Testing local friendliness requires a cunning setup involving two superobservers, Alice and Bob (who play the role of Wigner), watching their friends Charlie and Debbie. Alice and Bob each have their own interferometeran apparatus used to manipulate beams of photons. Before being measured, the photons polarizations are in a superposition of being both horizontal and vertical. Pairs of entangled photons are prepared such that if the polarization of one is measured to be horizontal, the polarization of its partner should immediately flip to be vertical. One photon from each entangled pair is sent into Alices interferometer, and its partner is sent to Bobs. Charlie and Debbie are not actually human friends in this test. Rather, they are beam displacers at the front of each interferometer. When Alices photon hits the displacer, its polarization is effectively measured, and it swerves either left or right, depending on the direction of the polarization it snaps into. This action plays the role of Alices friend Charlie measuring the polarization. (Debbie similarly resides in Bobs interferometer.)

Alice then has to make a choice: She can measure the photons new deviated path immediately, which would be the equivalent of opening the lab door and asking Charlie what he saw. Or she can allow the photon to continue on its journey, passing through a second beam displacer that recombines the left and right pathsthe equivalent of keeping the lab door closed. Alice can then directly measure her photons polarization as it exits the interferometer. Throughout the experiment, Alice and Bob independently choose which measurement choices to make and then compare notes to calculate the correlations seen across a series of entangled pairs.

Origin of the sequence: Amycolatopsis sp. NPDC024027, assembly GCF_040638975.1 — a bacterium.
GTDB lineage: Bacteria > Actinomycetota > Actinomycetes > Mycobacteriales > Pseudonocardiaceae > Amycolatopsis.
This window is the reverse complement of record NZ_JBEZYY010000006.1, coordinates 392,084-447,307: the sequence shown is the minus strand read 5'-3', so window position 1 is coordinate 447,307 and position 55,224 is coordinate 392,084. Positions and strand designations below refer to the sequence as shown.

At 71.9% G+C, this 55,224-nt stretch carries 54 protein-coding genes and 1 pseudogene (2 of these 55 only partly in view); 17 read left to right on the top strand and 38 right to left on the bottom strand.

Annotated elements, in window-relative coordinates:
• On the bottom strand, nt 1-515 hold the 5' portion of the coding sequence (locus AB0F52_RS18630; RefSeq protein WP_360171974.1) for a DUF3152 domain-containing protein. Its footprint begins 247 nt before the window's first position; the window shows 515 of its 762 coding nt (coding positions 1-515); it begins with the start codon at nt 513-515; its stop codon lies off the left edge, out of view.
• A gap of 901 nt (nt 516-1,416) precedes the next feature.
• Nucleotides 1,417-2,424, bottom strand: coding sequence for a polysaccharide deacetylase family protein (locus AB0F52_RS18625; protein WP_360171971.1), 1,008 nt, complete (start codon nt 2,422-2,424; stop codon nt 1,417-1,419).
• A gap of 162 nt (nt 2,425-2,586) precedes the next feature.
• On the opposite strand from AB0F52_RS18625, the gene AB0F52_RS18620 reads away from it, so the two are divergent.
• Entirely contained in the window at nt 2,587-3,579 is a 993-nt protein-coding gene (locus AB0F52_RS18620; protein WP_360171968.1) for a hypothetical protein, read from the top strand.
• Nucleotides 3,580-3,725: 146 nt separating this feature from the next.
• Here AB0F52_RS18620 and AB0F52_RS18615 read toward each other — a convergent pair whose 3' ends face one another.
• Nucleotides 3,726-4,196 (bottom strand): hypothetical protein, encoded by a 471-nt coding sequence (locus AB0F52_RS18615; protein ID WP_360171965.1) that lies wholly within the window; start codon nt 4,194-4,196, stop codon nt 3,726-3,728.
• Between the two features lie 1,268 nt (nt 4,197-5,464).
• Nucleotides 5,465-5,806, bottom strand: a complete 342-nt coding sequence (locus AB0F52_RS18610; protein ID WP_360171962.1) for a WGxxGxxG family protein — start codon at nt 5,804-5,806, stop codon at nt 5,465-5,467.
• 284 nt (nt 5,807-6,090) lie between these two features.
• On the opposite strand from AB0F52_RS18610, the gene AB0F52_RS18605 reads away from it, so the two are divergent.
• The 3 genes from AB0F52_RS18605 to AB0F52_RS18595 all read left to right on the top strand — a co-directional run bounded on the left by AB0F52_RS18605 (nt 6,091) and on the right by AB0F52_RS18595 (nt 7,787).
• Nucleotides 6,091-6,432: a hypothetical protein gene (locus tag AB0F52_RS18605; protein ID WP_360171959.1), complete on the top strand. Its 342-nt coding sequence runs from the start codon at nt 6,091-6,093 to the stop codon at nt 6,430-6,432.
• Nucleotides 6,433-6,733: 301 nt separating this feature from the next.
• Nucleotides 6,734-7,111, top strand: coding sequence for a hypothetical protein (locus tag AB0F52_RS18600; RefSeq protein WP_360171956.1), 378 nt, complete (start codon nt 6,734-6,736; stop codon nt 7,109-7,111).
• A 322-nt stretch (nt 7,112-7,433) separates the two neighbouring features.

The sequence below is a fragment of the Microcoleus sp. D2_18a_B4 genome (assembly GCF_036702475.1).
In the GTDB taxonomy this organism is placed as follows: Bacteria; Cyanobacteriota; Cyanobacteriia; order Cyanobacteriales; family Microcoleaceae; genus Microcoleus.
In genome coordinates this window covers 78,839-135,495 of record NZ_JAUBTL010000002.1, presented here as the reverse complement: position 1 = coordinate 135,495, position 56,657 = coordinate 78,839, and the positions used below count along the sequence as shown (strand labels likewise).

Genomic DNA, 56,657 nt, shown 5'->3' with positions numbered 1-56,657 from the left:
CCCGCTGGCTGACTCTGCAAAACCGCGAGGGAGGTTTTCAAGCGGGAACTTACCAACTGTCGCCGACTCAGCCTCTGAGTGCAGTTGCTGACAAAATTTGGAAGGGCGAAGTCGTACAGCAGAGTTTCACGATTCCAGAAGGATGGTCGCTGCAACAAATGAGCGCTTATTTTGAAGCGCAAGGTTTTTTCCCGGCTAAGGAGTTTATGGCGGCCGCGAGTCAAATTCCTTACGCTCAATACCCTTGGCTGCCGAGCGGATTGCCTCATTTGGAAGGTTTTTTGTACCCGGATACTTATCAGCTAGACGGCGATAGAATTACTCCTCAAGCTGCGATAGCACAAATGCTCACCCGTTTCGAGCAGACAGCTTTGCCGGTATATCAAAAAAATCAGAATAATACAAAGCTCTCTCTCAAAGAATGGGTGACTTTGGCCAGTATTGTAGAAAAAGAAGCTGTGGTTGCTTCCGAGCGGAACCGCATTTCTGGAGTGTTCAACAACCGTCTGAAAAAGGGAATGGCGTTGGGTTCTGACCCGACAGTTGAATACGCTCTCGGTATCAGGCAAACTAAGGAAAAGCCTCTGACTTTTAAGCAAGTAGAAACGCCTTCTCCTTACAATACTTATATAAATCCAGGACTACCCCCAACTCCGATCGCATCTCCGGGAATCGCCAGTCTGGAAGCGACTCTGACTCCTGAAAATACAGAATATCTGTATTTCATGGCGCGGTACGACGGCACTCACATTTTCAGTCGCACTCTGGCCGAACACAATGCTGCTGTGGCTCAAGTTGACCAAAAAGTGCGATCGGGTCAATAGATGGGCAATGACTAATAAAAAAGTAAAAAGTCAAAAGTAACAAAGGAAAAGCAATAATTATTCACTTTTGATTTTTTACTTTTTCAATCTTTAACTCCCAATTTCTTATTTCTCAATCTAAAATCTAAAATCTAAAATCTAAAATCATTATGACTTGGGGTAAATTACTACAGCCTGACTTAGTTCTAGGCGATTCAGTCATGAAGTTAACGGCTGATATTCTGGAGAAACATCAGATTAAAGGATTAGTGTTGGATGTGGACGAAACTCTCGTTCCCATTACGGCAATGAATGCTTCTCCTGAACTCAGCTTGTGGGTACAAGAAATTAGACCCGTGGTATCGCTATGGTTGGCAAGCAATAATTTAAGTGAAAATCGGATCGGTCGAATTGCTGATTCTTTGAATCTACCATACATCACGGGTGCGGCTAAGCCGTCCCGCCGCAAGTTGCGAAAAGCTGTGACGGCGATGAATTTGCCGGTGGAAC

Tischler and her colleagues carried out 90,000 runs of the experiment. As expected, the correlations violated Bells original boundsand crucially, they also violated the new local-friendliness threshold. The team could also modify the setup to tune down the degree of entanglement between the photons by sending one of the pair on a detour before it entered its interferometer, gently perturbing the perfect harmony between the partners. When the researchers ran the experiment with this slightly lower level of entanglement, they found a point where the correlations still violated Bells bound but not local friendliness. This result proved that the two sets of bounds are not equivalent and that the new local-friendliness constraints are stronger, Tischler says. If you violate them, you learn more about reality, she adds. Namely, if your theory says that friends can be treated as quantum systems, then you must either give up locality, accept that measurements do not have a single result that observers must agree on or allow superdeterminism. Each of these options has profoundand, to some physicists, distinctly distastefulimplications.

The paper is an important philosophical study, says Michele Reilly, co-founder of Turing, a quantum-computing company based in New York City, who was not involved in the work. She notes that physicists studying quantum foundations have often struggled to come up with a feasible test to back up their big ideas. I am thrilled to see an experiment behind philosophical studies, Reilly says. Steinberg calls the experiment extremely elegant and praises the team for tackling the mystery of the observers role in measurement head-on.